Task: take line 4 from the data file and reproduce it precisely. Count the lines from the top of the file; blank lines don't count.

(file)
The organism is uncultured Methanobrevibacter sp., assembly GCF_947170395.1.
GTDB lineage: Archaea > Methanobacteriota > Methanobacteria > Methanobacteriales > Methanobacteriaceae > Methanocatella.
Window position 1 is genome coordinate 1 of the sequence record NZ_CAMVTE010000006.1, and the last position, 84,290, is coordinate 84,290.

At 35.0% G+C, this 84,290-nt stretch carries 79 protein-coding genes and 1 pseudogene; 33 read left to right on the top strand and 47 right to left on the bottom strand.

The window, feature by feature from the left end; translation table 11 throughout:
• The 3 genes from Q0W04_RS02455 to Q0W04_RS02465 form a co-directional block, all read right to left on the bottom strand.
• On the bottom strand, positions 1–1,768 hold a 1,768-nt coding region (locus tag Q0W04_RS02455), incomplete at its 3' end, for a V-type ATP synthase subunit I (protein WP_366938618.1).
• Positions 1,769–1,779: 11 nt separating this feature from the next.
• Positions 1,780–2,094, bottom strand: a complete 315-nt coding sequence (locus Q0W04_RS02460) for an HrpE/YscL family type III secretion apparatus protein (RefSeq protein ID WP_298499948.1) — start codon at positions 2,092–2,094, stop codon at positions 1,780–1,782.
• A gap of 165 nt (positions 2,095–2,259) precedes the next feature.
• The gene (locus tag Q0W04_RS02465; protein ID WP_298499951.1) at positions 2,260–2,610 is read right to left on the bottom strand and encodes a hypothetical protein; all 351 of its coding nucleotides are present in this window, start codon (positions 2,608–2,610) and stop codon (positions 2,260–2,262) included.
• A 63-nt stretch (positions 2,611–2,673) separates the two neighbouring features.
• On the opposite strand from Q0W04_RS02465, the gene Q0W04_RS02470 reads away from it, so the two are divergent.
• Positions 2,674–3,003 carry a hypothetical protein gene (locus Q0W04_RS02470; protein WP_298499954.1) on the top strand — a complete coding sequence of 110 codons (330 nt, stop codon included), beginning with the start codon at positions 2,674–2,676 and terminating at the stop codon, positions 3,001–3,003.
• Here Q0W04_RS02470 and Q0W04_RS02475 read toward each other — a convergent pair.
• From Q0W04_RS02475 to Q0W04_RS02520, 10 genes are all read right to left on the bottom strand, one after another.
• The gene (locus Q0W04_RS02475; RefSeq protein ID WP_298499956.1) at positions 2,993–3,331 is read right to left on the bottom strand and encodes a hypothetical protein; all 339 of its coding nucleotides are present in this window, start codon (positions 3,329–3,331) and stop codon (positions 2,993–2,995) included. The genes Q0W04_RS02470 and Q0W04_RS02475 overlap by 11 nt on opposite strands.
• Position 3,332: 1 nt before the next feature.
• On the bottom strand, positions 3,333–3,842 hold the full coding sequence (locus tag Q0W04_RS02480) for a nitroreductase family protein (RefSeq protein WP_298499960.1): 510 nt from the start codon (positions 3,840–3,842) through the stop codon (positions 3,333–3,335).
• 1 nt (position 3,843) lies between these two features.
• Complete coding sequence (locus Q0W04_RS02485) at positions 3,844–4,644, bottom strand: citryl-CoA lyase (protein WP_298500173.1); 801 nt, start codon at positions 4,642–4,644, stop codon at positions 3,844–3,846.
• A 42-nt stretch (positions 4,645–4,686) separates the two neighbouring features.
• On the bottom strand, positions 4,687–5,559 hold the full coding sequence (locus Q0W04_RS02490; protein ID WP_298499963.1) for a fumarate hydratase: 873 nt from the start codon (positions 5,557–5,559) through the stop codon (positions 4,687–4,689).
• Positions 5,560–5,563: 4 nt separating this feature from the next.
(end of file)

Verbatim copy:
At 35.0% G+C, this 84,290-nt stretch carries 79 protein-coding genes and 1 pseudogene; 33 read left to right on the top strand and 47 right to left on the bottom strand.